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I'm new to Java, and I'm having some trouble moving an object around my array; the thing is: suppose that you have an X object in m[i][j], and a Y object in m[i][j+1]. What I want is to move X to m[i][j+1], show X in that position, and then move it to m[i][j+2], and make Y object appear back in its original position. Any ideas?


  • step 1 should show this: X Y _
  • Step 2: _ X _
  • Step 3: _ Y X
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What do you mean by "show X in that position"? Do you need to print the array after each move? Where does Y go after the first move? –  gcochard Apr 27 '12 at 22:13
What have you tried? –  Louis Wasserman Apr 27 '12 at 22:14
You should create a temporary storage for X then move Y to position of X then move X to old position of Y. –  Damian Leszczyński - Vash Apr 27 '12 at 22:15
@Greg edited above –  Johnny Dahdah Apr 27 '12 at 22:16
@Louis Wasserman i've tried moving X's m[i][j] to m[i][j+1] and creating a new "_" in X's initial m[i][j], but I can't seem to figure out how to know there was a Y in new X's position. –  Johnny Dahdah Apr 27 '12 at 22:17

2 Answers 2

    final Object underScoreObjectWhateverThatIs = null;
    final Object o1 = new Integer(1);
    final Object o2 = new Integer(2);
    final Object o3 = new Integer(3);
    final Object o4 = new Integer(4);
    final Object[][] m = new Object[][]{new Object[]{null, o1}, new Object[]{o1, o2, o3, o4}};
    final int i = 1;
    final int j = 1;
    //Test vars set up
    //Going for step 1;
    m[i][j + 2] = underScoreObjectWhateverThatIs;
    //We now have step one
    Object X = m[i][j];
    Object Y = m[i][j + 1];
    m[i][j] = underScoreObjectWhateverThatIs;
    m[i][j + 1] = X;
    //We now have step 2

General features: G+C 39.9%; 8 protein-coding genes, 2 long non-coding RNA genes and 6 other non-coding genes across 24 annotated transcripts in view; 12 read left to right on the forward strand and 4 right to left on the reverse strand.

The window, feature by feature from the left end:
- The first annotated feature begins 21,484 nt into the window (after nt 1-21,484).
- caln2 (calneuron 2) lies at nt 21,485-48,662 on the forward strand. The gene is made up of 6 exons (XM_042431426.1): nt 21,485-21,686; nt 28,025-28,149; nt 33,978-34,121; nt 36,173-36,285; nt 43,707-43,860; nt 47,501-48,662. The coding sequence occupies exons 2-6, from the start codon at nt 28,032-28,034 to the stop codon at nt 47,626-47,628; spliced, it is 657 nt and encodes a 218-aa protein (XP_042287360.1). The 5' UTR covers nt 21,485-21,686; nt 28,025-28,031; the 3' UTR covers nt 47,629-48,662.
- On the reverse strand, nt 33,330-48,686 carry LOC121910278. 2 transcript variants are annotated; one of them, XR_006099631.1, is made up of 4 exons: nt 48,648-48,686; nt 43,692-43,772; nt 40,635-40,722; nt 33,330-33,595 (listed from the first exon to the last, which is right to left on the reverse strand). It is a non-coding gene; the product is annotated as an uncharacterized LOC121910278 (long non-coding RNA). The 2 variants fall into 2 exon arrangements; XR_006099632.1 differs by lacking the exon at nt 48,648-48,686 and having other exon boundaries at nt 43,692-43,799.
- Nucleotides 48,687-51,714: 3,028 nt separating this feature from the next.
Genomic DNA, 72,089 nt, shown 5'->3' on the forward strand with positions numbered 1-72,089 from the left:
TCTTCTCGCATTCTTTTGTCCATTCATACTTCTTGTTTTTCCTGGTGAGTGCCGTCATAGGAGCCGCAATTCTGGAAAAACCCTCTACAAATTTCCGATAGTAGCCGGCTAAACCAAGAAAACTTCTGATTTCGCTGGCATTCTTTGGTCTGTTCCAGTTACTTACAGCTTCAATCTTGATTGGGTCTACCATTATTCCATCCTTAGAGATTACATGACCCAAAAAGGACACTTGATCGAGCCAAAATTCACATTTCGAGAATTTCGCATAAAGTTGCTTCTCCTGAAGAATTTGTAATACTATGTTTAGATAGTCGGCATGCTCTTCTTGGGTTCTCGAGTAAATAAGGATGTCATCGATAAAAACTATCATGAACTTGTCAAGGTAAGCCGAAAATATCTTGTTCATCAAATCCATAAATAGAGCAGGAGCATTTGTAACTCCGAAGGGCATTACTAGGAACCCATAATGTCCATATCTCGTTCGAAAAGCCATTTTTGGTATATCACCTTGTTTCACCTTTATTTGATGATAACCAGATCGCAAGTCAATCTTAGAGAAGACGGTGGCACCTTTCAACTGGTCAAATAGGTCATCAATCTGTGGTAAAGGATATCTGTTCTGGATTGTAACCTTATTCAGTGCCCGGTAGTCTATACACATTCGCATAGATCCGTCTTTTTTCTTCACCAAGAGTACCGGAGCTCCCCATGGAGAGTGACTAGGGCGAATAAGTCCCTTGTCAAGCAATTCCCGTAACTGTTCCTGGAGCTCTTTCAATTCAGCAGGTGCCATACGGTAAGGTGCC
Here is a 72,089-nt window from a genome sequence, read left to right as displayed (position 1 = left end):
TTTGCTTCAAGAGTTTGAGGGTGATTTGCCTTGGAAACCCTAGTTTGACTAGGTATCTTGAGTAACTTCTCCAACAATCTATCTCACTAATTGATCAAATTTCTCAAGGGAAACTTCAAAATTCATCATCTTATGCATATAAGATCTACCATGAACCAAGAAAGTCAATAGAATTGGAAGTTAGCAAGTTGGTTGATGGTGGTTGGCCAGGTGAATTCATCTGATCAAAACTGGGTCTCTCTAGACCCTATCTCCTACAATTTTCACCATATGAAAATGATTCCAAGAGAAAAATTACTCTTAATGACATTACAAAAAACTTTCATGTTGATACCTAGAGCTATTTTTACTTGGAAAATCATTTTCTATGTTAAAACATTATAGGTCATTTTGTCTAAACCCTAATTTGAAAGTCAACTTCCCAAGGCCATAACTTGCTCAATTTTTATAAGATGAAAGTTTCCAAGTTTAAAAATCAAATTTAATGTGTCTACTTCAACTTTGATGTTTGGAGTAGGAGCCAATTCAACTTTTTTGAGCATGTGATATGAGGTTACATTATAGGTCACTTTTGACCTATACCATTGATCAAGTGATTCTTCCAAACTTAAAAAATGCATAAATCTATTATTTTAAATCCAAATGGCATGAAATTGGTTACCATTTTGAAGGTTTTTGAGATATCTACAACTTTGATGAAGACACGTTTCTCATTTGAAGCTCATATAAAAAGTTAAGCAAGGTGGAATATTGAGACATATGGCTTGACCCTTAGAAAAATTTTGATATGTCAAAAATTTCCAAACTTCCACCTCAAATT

m[i][j + 1] = Y;
    m[i][j + 2] = X;
    //We now have step 3
            // (X was o2, and Y was o3 here if that is unclear)

That is my best interpretation of what you are describing. This is java code but it screams that there is some bad thinking going on here. For some reason we have arrays of Object arrays, if the reason isn't really good we should probably reconsider writing some class or using Lists/Collections or something. What are you really trying to do? Why are we messing around with arrays?

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It sounds like you're effectively dealing with two layers... it's not just simple array manipulation. You're describing a state where X can be in front of Y in the same space.

You have lots of choices. You could have an array for X and an array for Y. As you loop through the elements, you test if X exists then print it, else print whatever is in the Y array. If X is only one character, it could even be represented by a single integer variable. Think of the array as only holding Y or underscore, but as you're looping through its elements, if you're on the Xth element, then print "X" instead of the element in the Y array.

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Also, consider what you've recently learned in class in light of your teacher wanting to build on prior concepts. If your focus has been on string manipulation, then maybe you're meant to store "XY" and display only the X. If it's bit-masking, then you could take that approach. –  phatfingers Apr 28 '12 at 0:04

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